FIG. 1 is an elevational view of an IV set provided with a drip chamber and a drop sensor which embody features of the invention;
FIG. 2 is a perspective view on a larger scale of the drop sensor shown in FIG. 1;
FIG. 3 is another perspective view of the drop sensor shown in FIG. 1;
FIG. 4 is an elevational view in section of the sensor unit mounted on the drip chamber as shown in FIG. 1;
FIG. 5 is a top view, partially in section, illustrating the drop sensor mounted on the drip chamber as shown in FIG. 4;
FIG. 6 is an elevational view, partially in section, illustrating the initial stages of mounting the drop sensor to the drip chamber;
FIG. 7 is a plan view further illustrating the initial stages of mounting the drop sensor to the drip chamber;
FIG. 8 is an elevational view, partially in section, taken along the lines 8--8 shown in FIG. 7 illustrating the inclined guiding surfaces;
FIG. 9 is an enlarged plan view of the drop sensor mounted on the drip chamber; and
FIG. 10 is a sectional view taken along the lines 10--10 shown in FIG. 9.
Reference is made to FIG. 1 which illustrates an IV set 10 embodying features of the invention. The IV set 10 is connected to an inverted bottle 11 containing parenteral fluid hanging from the arm 12 of an IV stand (not shown). The IV set 10 as illustrated comprises a drip chamber 13, clear plastic tubing 14, needle 15 and mounting means 16 therefor at the distal end of tubing 14. Other common IV components such as Y-injection sites, roll clamps, filters and the like have not been shown in the drawings in order to keep them as simple as possible.
The drip chamber 13 generally comprises a clear plastic, hollow, cylindrical body 19, an upper portion 20 provided with a pointed piercing element 21 adapted to be inserted through the piercable seal 22 in the top of the bottle 11 to drain the fluid therein through drop former 23 when the bottle 11 is in an inverted position and hung from the arm 12 as shown, and lateral extensions 24 which aid in pushing the piercing element 21 through seal 22 and which facilitate mounting the drop sensor 25 to drip chamber 13 in accordance with the invention.
As shown in FIGS. 2-10 drop sensor 25 comprises an elongated housing 26, a first housing section 27 which is provided with a light sensor 28, a second housing section 29 which is provided with a light source 30 and a sensor gap 31 between the two sections into which the drip chamber 13 fits when the drop sensor 25 is mounted thereon. The sections 27 and 29 are joined together by means of a bridge 32 to integrate the housing 25 into a single unit. A fixed mounting member 33 is provided on section 27 and a movable mounting member 34, which is formed integrally with a sleeve 35, is slidably mounted on housing 26. The sleeve 35 is spring loaded to close as shown in FIG. 5 by means of spring 36 and is provided with a pair of finger gripping elements 37 and 38 to facilitate the lateral movement of the sleeve 35 on the housing 26 during the mounting of drop sensor 25 to the drip chamber 13. The fixed mounting member 33 is provided with a conically shaped inclined guiding or camming surface 40. Movable mounting member 34 is provided with inclined or camming surfaces 41 and 42 for contact with the edges of lateral extension 24 and an inclined projecting guide element or rib 43 which is adapted to interfit and mate with the matched notches 44 and 45 provided in the ends 46 and 47 of extensions 24. Both of the ends 46 and 47 are notched so that the drop sensor 25 can be mounted from either side of the drip chamber 13. In this manner, only a drop sensor which is matched to the drip chamber 13 can be mounted on the drop chamber. While only one rib 43 and a mating notch 44 are shown, several ribs and matched notches may be used to provide even greater assurance that only dedicated IV set and drop sensor combinations will be used together.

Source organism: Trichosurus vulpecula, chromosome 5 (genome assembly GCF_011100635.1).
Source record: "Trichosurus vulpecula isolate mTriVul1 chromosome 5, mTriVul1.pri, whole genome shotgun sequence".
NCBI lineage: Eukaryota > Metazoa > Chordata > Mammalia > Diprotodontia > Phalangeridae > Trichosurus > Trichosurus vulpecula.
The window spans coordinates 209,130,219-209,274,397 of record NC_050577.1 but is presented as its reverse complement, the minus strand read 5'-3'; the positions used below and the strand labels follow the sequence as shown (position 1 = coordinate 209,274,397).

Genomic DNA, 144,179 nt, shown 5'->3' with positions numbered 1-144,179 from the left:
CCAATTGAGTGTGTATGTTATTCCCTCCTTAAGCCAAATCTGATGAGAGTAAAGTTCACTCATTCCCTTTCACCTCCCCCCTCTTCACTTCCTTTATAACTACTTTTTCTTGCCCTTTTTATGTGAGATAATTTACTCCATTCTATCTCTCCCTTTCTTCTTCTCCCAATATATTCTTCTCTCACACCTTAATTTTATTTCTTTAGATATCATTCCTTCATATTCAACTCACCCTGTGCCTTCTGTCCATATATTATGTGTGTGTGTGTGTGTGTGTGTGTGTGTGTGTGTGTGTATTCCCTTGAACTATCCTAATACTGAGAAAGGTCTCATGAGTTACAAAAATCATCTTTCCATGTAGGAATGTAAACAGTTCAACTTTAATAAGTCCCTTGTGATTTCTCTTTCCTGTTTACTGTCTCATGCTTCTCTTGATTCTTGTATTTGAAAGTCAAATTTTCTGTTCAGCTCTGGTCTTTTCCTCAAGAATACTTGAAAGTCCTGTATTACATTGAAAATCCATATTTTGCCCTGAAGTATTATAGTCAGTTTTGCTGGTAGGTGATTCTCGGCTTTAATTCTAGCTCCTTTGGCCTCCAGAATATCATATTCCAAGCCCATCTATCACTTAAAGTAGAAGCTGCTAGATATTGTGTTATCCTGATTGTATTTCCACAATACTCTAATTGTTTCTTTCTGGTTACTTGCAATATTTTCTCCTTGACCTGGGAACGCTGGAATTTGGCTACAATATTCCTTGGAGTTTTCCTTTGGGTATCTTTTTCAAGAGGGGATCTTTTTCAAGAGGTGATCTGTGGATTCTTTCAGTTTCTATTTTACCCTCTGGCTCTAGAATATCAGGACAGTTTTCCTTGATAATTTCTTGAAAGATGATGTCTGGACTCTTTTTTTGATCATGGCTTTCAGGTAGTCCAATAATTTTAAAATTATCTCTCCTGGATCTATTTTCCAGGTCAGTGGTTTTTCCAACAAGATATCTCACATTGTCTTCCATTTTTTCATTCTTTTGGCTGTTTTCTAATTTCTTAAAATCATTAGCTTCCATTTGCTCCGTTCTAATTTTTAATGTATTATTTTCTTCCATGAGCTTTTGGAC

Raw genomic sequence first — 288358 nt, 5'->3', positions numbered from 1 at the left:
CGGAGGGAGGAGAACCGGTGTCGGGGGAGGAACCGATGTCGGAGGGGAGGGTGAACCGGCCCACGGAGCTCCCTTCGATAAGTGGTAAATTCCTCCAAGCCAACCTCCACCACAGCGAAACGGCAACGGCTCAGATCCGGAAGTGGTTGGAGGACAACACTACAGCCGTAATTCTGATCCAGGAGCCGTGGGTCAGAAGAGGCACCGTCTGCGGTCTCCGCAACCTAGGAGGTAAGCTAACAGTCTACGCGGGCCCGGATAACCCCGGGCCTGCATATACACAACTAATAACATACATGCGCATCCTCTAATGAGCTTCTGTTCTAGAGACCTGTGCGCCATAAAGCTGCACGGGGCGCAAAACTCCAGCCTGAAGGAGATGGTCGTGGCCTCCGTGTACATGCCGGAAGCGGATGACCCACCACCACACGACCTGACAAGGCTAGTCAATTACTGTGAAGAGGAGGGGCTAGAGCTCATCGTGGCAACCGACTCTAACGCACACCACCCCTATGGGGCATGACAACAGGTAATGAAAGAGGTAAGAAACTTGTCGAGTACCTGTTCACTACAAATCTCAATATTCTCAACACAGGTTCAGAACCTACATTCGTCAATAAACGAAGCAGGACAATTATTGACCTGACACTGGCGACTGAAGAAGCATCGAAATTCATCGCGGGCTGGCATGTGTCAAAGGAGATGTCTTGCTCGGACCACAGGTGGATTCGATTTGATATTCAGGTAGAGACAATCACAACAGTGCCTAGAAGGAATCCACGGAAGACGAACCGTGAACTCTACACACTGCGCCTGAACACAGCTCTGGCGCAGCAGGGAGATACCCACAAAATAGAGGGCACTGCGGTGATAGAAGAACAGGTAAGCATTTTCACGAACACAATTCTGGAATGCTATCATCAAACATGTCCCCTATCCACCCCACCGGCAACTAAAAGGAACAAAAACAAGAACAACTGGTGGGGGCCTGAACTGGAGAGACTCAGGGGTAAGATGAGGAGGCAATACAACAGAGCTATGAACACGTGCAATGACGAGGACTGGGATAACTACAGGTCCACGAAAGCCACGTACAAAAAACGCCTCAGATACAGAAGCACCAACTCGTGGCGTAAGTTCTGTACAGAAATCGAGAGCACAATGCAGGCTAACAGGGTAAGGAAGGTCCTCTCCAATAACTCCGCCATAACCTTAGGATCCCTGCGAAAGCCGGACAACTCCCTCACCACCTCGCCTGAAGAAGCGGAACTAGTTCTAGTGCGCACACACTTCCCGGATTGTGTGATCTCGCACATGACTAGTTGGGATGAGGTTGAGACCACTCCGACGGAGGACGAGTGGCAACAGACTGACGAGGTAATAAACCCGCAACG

FIG. 4 illustrates a sectional view of the drop sensor 25 mounted onto the drip chamber 13 with the mounting members 33 and 34 engaging the ends 46 and 47 of the cantilevered extensions 24, and vertical support surfaces 50 and 51 contacting the cylindrical body 20 of the drip chamber 13 to thereby fix the position of sensor 25 with respect to the drip chamber 13. Surface 50 preferably conforms to the circular shape of the cylindrical body 20. Surface 51, while helpful in firmly positioning the sensor 25 to the drip chamber 13, is not necessary. Section 27 of housing 26 contains a light sensor 28 and the second section 29 contains a light source 30. A light path 52 crosses the sensor gap 31 through body 20 of drip chamber 13 between the light source 30 and the light sensor 28. A cable 39 is provided to transmit signals from the light sensor 28 to control means, alarms or the like which are not shown and also to provide electrical power to the light source.
The inclined guiding surfaces 40-43 and the positioning means atop the mounting members 33 and 34 are best illustrated in FIGS. 3, 6, 7 and 8. The conically shaped camming surface 40 on mounting member 33 diverges in the upward direction away from the vertical axis 53 of the drip chamber 13 disposed within the sensor gap 31. A plateau or flat surface 54 is provided on top of the mounting member 33 to engage the undersurface 48 of extension 24 and vertical stops 55 and 56 are provided on the edge of plateau 54 to limit the rotational horizontal movement between the sensor housing 26 and drip chamber 13 when the plateau 54 contacts the undersurface 48.